Derided by the media and under pressure to show results following the series of terror attacks in the country, the security establishment recently announced a number of arrests relating to the explosions in Ahmedabad and Bangalore and the earlier ones in Jaipur.

While it is praiseworthy that the police acted comparatively quickly this time in tracing the culprits, it later turned out that some of those arrested, whose names the media had readily released, had no involvement in the dastardly acts.

blastBut the damage had already been done, as a ‘suspect’ told a newspaper after his release: “I will have to live with a ‘terrorist’ tag for the rest of my life.” Anwar Hussein, a doctor, said his family now faces abuses from neighbours and customers are avoiding his family’s business of iron work in his native village.

Baroque Nazi war criminal hoax — an update

I’m sad to learn that not everyone at the DNA newspaper reads this blog. Yesterday, they ran the story of the arrest of Johann Bach — the fictional, music-loving, piano-stealing, octagenarian Nazi war criminal with a fondness for Goan trance parties — a full day after it was exposed as a hoax

Baga beach in Goa — Bach was not hereThe Pen Pricks, the Goan bloggers behind the hoax, have e-mailed me back, and have also updated their blog with a gleeful recounting of the prank. They won’t say who they are, other than to say they are journalists based in Goa. They said they got the idea for the hoax after being disappointed in the media’s coverage of recent high-profile murder cases, where, they say, “Almost every kind of rumour, tidbit was reported as the gospel truth”. Here’s another passage from their e-mail:

All we wanted to do, was expose the depths of depravity in the media by leaking this absolutely fake story to the media in Goa. As expected, once the story was picked up by a couple of papers, the national media just sucked in on it, without verification.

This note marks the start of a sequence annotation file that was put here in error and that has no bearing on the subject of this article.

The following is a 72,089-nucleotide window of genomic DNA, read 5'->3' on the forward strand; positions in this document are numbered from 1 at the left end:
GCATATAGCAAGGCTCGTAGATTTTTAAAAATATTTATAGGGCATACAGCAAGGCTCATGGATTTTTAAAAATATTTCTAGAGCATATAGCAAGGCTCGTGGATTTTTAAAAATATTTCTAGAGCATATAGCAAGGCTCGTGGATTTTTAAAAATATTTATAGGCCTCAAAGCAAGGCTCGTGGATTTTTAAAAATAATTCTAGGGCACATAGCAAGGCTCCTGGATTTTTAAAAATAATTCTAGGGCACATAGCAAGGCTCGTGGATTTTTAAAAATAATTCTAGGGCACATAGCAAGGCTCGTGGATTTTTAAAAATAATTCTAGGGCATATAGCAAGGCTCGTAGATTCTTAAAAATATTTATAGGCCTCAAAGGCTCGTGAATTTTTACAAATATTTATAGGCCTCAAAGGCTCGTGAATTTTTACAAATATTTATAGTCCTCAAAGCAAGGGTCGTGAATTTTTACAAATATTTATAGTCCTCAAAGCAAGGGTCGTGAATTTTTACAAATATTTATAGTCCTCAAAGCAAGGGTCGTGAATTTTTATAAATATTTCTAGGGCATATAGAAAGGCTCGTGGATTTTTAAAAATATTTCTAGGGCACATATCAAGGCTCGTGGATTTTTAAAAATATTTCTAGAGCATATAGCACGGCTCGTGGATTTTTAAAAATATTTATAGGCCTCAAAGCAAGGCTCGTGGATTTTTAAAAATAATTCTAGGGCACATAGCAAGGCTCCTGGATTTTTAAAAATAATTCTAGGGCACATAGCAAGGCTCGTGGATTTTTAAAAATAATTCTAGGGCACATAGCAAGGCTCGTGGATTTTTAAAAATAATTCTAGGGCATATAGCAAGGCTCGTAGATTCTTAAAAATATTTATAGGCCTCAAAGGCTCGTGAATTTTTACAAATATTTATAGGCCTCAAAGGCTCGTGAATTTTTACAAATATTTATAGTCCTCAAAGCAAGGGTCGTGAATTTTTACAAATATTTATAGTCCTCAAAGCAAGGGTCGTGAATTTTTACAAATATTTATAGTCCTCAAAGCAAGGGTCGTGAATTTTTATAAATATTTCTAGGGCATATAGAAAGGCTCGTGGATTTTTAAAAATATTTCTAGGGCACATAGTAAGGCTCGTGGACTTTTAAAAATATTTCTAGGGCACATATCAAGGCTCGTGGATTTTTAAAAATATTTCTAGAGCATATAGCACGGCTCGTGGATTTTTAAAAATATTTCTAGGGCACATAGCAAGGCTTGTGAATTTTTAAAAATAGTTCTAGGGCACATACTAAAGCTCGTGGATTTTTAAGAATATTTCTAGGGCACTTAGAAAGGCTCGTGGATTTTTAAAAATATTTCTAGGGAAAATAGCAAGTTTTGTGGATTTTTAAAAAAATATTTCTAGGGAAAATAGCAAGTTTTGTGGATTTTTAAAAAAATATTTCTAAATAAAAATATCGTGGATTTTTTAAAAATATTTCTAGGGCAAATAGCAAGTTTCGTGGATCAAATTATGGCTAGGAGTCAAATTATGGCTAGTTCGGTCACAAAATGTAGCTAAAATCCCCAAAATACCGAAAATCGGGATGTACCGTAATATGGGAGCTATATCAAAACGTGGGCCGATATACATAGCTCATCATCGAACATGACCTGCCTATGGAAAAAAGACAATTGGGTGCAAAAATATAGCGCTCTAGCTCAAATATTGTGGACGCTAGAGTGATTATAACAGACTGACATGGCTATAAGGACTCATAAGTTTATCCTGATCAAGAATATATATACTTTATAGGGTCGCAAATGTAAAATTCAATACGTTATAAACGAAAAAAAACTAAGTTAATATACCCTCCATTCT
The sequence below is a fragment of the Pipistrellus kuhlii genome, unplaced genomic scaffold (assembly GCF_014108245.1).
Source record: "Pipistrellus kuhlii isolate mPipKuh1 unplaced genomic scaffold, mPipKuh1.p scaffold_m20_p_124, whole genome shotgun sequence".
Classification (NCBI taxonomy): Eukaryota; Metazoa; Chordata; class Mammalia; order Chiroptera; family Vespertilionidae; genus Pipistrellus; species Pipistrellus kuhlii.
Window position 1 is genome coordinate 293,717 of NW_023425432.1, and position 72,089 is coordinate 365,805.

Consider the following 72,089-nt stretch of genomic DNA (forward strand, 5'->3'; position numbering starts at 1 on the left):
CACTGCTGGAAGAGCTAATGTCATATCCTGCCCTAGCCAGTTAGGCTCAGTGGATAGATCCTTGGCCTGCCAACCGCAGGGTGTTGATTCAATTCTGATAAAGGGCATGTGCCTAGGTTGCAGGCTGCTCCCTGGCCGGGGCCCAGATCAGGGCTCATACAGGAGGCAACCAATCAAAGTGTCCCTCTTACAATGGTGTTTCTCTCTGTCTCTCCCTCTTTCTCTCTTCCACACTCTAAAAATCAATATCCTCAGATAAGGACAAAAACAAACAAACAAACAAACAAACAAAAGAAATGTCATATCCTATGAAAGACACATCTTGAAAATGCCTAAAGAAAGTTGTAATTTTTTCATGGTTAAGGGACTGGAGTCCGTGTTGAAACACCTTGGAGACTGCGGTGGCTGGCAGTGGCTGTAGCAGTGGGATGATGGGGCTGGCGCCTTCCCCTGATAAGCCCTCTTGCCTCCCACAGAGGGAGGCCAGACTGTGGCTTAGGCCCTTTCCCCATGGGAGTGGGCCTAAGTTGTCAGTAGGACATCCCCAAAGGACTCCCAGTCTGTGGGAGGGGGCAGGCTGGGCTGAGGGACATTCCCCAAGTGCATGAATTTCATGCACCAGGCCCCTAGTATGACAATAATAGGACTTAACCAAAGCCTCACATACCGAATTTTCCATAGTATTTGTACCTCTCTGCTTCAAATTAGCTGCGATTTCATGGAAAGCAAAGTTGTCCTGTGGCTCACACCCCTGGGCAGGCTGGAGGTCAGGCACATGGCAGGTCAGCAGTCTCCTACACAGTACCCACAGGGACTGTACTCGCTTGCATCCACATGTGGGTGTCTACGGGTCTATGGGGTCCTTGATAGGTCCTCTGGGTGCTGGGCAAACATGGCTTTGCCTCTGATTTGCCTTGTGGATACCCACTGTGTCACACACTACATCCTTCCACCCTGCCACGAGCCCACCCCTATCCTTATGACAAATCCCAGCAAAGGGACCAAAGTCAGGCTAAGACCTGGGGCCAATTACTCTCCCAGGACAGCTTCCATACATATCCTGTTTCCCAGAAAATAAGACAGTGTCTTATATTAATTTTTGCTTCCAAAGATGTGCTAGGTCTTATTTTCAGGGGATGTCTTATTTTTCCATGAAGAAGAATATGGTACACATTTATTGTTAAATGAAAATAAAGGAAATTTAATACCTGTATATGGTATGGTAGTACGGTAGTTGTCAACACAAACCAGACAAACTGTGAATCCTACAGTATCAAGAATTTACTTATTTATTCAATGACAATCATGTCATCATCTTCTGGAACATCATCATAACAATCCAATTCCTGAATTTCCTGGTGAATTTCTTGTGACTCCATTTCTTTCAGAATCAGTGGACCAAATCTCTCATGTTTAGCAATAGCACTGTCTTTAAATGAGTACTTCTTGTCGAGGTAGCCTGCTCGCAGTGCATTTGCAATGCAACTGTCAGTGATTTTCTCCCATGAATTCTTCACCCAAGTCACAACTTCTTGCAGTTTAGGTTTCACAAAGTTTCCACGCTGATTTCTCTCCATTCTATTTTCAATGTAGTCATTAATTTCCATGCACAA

Indian newspapers fall for baroque Nazi war criminal hoax

You would think a press release about a German Nazi war criminal named Johann Bach being caught in the jungles of Goa after trying to sell a stolen 18th-century piano would be worth double-checking.

A reconstruction of the head of 18th-century German composer Johann Sebastian Bach, who is not known to have visited Goa.Nonetheless, the press release has been regurgitated on the front pages of the Deccan Herald and the Indian Express and inside the Telegraph, citing Perus Narkp, “the intelligence wing of the Berlin-based German Chancellor’s Core (sic)”, as the source.

Perus Narkp, a not especially Germanic name, is an anagram of “Super Prank”.

Searching for a brighter future for India

Sometimes journalists are accused of only writing about bad news, so I wanted to share with you a wonderful day I had last Friday travelling to Hyderabad.

For a change, even the journey was smooth. I went on a brand-new plane with one of India’s new airlines — not only was the service good, but it actually left exactly on time, and arrived early. A bit of a rarity in my recent experience of India’s congested airports and airspace.

And when I arrived, what an airport. The Rajiv Gandhi International Airport, which was opened in March, is truly state-of-the-art, incredibly clean, very spacious and stylish. A public-private partnership, it would grace any country in the world, and clearly had been built with room for Hyderabad to expand. Again, a pleasant change from Delhi’s chaos, where the airport is several steps behind demand.The private sector won’t solve all of India’s problems, but here were a couple of examples of liberalisation at its best, of reforms which have unleashed the country’s vast economic potential.

Does India care about the tragedy in Myanmar?

I was a little shocked this morning to realise how little coverage the terrible tragedy in Myanmar has received from India’s major newspapers.

People stand next to an advertisement tower that had fallen on a street in Yangon May 6, 2008, after Cyclone Nargis slammed into Myanmar's main city on Saturday. REUTERS/StringerLatest official estimates suggest 22,500 people have died and another 41,000 are missing in India’s eastern neighbour — a death toll comparable to Sri Lanka’s experience in the 2004 tsunami, and one that could easily rise further.

Yet the story does not even merit a mention on the front page of the Delhi editions of Wednesday’s Hindu, Indian Express or Mail Today, with the Hindustan Times granting it a tiny paragraph pointing to a page 18 story.